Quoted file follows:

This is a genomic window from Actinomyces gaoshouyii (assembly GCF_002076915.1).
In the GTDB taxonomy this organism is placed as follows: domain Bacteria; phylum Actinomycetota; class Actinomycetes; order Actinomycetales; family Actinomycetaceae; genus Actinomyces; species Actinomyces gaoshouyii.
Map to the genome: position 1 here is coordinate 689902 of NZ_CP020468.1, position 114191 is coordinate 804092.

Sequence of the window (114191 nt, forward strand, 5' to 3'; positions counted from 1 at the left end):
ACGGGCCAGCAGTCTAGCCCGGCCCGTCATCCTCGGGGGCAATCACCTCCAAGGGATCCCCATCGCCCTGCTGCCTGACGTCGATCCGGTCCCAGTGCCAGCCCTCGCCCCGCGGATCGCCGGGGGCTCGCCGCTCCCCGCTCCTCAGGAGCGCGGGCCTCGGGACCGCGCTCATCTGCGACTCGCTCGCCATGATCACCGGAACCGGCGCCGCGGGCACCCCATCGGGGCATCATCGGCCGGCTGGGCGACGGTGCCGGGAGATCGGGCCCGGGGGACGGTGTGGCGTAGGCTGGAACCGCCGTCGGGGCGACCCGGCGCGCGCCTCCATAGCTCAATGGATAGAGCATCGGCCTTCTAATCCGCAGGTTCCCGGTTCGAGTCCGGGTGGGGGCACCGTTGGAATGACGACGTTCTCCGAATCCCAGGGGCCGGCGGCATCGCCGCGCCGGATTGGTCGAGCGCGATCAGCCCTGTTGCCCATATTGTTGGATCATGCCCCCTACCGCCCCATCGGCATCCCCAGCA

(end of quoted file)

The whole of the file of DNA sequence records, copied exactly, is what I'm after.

This is a genomic window from Actinomyces gaoshouyii (assembly GCF_002076915.1).
In the GTDB taxonomy this organism is placed as follows: domain Bacteria; phylum Actinomycetota; class Actinomycetes; order Actinomycetales; family Actinomycetaceae; genus Actinomyces; species Actinomyces gaoshouyii.
Map to the genome: position 1 here is coordinate 689902 of NZ_CP020468.1, position 114191 is coordinate 804092.

Sequence of the window (114191 nt, forward strand, 5' to 3'; positions counted from 1 at the left end):
ACGGGCCAGCAGTCTAGCCCGGCCCGTCATCCTCGGGGGCAATCACCTCCAAGGGATCCCCATCGCCCTGCTGCCTGACGTCGATCCGGTCCCAGTGCCAGCCCTCGCCCCGCGGATCGCCGGGGGCTCGCCGCTCCCCGCTCCTCAGGAGCGCGGGCCTCGGGACCGCGCTCATCTGCGACTCGCTCGCCATGATCACCGGAACCGGCGCCGCGGGCACCCCATCGGGGCATCATCGGCCGGCTGGGCGACGGTGCCGGGAGATCGGGCCCGGGGGACGGTGTGGCGTAGGCTGGAACCGCCGTCGGGGCGACCCGGCGCGCGCCTCCATAGCTCAATGGATAGAGCATCGGCCTTCTAATCCGCAGGTTCCCGGTTCGAGTCCGGGTGGGGGCACCGTTGGAATGACGACGTTCTCCGAATCCCAGGGGCCGGCGGCATCGCCGCGCCGGATTGGTCGAGCGCGATCAGCCCTGTTGCCCATATTGTTGGATCATGCCCCCTACCGCCCCATCGGCATCCCCAGCA